A return To Modesty : Discovering the Lost Virtue By Wendy Shalit



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Part One The Problem
1. The War on Embarrassment
This chapter covers many of the topics today which evoke embarrassment among many, for example sex-ed in schools.
(Note to discussion leader: This is a fairly easy springboard with which to begin discussion. Everyone has seen evidence of this “War on Embarrassment”. Women will probably want to share stories about personal experiences. This is a good way to open up the discussion as it will get everyone interested and involved. In order to guide the discussion pick a few quotes or key points such as: )
"Today embarrassment is something to "overcome" but maybe if so many girls are still embarrassed, even in an age when we're not supposed to be, maybe we have our embarrassment for a reason" pg.21
What are the pros and cons of being embarrassed which the author points out? Is it something truly to be overcome or could it stem from something real and serve a purpose?

(Note to discussion leader: As previously stated, many of these topics evoke many personal anecdotes. Be aware that this discussion has some direction and purpose, not simply venting about the state of today’s society. For example, there can be some excellent debate on the idea of embarrassment, because it is generally viewed as a negative thing. The fact that Shalit argues it serves a purpose and may even be a “good” is somewhat contradictory to this preconceived idea.)

2. Postmodern Sexual Etiquette, from Hook-Up to Check-up

This chapter paints a picture of the "hook-up culture" often seen especially in college campuses today.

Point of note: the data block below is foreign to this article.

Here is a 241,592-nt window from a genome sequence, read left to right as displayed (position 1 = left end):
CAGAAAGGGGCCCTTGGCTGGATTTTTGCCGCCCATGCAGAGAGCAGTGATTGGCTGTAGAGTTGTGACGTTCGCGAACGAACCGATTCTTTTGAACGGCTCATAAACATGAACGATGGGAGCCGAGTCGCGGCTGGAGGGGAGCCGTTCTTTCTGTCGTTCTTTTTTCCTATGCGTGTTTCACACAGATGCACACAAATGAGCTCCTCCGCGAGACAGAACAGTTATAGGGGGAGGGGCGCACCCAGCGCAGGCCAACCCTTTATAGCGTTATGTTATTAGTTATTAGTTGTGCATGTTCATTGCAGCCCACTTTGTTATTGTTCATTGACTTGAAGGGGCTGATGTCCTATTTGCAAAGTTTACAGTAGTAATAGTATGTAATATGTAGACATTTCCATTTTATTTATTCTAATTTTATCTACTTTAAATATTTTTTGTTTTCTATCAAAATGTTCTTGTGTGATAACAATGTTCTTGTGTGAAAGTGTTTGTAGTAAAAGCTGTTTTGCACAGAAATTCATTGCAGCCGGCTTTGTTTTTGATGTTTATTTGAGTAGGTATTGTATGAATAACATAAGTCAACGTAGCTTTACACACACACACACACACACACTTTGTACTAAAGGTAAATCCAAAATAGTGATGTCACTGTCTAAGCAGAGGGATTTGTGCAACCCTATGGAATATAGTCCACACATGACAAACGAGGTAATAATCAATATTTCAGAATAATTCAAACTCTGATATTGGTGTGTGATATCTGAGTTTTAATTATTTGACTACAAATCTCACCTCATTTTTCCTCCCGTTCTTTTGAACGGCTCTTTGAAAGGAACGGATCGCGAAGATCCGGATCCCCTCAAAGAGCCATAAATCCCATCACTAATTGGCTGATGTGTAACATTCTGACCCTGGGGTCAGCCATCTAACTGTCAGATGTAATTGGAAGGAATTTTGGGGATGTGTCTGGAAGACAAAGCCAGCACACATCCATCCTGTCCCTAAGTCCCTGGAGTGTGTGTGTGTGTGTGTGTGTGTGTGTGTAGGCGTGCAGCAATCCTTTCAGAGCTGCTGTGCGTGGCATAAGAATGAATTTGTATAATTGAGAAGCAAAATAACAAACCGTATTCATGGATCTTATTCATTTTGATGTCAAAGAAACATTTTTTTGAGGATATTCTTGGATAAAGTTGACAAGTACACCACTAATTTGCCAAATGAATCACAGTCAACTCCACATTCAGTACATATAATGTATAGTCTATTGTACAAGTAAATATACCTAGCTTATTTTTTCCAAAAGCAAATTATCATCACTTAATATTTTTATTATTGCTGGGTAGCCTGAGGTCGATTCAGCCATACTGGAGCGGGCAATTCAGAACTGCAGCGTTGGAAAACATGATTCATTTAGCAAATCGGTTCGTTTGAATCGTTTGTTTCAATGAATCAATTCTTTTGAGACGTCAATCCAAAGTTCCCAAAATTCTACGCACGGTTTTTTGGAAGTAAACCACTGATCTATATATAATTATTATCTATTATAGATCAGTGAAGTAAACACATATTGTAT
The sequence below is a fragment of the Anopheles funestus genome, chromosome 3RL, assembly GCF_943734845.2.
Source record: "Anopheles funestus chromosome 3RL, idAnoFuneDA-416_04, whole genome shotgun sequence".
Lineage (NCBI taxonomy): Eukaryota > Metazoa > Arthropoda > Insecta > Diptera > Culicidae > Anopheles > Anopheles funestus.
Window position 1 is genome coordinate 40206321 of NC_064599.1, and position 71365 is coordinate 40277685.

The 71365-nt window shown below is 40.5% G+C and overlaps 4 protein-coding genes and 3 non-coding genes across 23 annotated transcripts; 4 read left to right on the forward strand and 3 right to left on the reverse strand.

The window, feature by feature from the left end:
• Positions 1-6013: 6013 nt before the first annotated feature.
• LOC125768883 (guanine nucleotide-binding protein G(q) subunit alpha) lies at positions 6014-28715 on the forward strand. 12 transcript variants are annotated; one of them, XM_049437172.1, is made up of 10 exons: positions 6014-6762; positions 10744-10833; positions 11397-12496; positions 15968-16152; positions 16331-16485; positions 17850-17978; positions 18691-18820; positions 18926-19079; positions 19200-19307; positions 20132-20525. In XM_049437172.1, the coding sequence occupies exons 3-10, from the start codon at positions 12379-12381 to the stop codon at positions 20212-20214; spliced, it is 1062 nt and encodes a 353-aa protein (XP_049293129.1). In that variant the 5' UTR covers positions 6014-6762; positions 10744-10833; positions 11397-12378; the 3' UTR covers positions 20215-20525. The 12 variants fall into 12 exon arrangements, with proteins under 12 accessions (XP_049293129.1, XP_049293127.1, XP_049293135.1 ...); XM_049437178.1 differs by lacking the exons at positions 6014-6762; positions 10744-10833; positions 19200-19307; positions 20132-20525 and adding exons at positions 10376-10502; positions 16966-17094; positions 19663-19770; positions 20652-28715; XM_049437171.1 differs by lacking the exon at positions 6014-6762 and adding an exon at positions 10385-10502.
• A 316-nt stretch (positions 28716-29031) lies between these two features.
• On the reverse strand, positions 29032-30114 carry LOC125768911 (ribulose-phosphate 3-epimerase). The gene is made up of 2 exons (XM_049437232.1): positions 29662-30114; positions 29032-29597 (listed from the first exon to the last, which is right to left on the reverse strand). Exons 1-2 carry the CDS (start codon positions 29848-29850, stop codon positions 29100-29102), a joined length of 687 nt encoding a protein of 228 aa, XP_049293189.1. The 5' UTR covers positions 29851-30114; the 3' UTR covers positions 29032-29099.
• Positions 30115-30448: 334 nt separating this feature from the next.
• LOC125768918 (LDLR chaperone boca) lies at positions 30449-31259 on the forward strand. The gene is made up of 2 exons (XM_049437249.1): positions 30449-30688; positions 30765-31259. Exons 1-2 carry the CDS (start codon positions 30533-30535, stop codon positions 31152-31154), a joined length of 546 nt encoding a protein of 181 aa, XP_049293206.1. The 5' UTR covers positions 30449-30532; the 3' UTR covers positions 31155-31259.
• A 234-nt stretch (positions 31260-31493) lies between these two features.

"In the age of the hook-up, young women confess their romantic hopes in hushed tones, as if harboring some terrible secret...She is torn by the need to be accepted by society" pg. 37
We all have witnessed and even lived the hook up culture which the author portrays first hand. Is the author correct in her representation of the pressure women feel to "have many men" (pg. 36) ? In what ways is this pressure beneficial or harmful?
3. The Fallout

The author quotes Tocqueville: "who famously wrote: 'chief cause of the extraordinary prosperity and growing power of [America] was due to the superiority of their women" (pg. 39)


She goes on in this chapter to argue that instances of pornography and rape are evidence that this respect for women has declined over the years as the "liberation" of women has increased. Do you see this as true? Is respect something which must be given up in the pursuit of equality?
4. New Perversions
This chapter covers the effects that this decrease in respect has had on women, via eating disorders, infidelity etc.

"Essentially, feminists hope to change the behavior of men without having to change...Conservatives, mostly men...want the women to be ladies while still getting to do whatever they want" pg. 74-75.

Are all of these problems the author points out equally caused by both sexes? On whom does it depend to change the norms of society?




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